Great discussion!! And thanks to @soix for wrapping Kevlar around this thing before it got ugly(er).
I think we all enjoy our "David and Goliath" moments when we discover a hidden jewel that "defies the gravity" of a competitive market and meets, or beats, the performance of established brands. It happens in audio. And, tools. And, speed parts. And, wine. Etc. The "feel good" is there regardless of the category. I think we can list other examples.
It doesn’t mean that the established brands are the "bad guys". "Market value" means exactly that. If a product is producing at, or near, volume targets, market share, and (most importantly) satisfied customers at $5k, then the product is worth $5k. Period. The existence of a little known entity that "whacks it pretty good" for half the price doesn’t make the make brand product worth any less in the marketplace, nor should they huddle up and go into the panic mode. Or go into counciling to relieve themselves from a guilt complex. As with any other product category mentioned above, a well-reseached enthusiasts can, and will, bypass the "normal channels" and connect with a product or service that serves their needs are far less cost. That’s what they do. And, their lives are better for it.
"Fancy connectors" most often produce significant audible benefits. Yes, they add to the cost.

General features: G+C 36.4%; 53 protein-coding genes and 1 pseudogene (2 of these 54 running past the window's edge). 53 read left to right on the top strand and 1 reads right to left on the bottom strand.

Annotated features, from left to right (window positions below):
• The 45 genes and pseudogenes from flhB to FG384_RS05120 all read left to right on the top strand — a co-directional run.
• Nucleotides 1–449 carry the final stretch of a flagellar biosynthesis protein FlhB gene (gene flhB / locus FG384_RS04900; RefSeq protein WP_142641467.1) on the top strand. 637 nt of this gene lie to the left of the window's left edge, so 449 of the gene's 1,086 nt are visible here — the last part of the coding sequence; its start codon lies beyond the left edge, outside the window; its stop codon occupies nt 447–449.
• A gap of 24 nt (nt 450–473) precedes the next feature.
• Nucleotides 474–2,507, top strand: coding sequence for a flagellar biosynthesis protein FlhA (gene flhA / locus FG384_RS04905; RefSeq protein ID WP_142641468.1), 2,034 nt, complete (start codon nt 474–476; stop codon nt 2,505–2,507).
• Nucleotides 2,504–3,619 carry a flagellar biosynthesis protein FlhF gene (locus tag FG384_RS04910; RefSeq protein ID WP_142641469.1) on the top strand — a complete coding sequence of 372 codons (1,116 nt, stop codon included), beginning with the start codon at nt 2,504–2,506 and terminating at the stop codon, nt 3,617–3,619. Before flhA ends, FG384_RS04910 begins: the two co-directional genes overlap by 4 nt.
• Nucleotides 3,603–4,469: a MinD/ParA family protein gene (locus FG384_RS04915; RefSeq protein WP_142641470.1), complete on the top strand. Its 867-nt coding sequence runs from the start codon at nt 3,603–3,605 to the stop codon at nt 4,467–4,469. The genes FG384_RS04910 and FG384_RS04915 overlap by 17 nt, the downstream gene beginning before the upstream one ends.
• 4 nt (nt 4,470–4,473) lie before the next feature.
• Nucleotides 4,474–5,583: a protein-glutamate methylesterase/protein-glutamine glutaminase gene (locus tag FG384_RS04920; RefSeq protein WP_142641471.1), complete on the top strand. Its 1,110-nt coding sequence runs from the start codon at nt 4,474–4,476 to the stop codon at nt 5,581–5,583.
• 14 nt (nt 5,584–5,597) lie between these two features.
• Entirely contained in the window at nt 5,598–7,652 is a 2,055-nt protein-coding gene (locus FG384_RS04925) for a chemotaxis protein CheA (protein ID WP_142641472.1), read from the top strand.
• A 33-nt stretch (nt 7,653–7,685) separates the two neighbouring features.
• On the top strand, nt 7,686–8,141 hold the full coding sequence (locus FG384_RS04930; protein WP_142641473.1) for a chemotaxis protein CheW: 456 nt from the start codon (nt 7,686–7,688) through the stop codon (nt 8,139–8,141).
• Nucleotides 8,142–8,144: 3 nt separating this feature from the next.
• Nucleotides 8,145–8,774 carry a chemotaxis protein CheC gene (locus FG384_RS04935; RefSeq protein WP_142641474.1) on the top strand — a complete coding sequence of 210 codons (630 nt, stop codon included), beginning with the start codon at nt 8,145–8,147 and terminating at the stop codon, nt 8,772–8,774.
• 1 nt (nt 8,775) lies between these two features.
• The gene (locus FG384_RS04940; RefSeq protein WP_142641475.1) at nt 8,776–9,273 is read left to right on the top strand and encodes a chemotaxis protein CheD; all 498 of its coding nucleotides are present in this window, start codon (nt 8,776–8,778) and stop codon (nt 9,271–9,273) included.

Just some comments about the "business" of the audio business:
I was fortunate to be invited to join a profession group of audio retailers. I say fortunate because were are in a small/medium market of a population of 180k who are normally "uninvited" to the group. Dealers represented the "best of the best" dealers from coast to coast. New York, LA, Dallas, Chicago, Miami, etc. We ALL looked at the same price sheets and were offered the same business programs. I can only speak of the audio industry, but the costs/markup is uniform from state to state. There are no major variations.
The net, net profit of these dealers averaged in the high "single digits" as a whole. I would have thought I died and went to Heaven if my lifetime net earnings reached 5%.
Michael Berger wrote a book: Emyth Revisited. The "E" represents "entrepreneur". The author’s premise is that it is a myth that people go into business for themselves because they are entrepreneurs. They go into business because they are "technicians" who love doing the work, and are discontent being managed by someone else. The dealer that goes into business to "save the world from bad sound" is often comprised with mediocre managerial skills and entrepreneural energy to make that enterprise a long-term success. Yes, I can can acknowledge other factors: bad customer service, non-competitive pricing, etc. to the demise of merchants, but just want to drive home the point that most dealers did not enter the business arena to get rich. It was to escape a working environment that was not particularly rewarding for them, or to provide an elevated level of service impossible under the constraints of their current employment.
The next time you’re in an audio store, ask the person serving you: "What brought you here?" The result will be a very human to human conversation that will, undoubtedly, elevate the relationship to a higher level and produce a more attentive and customer-focused response from the dealer or their representative.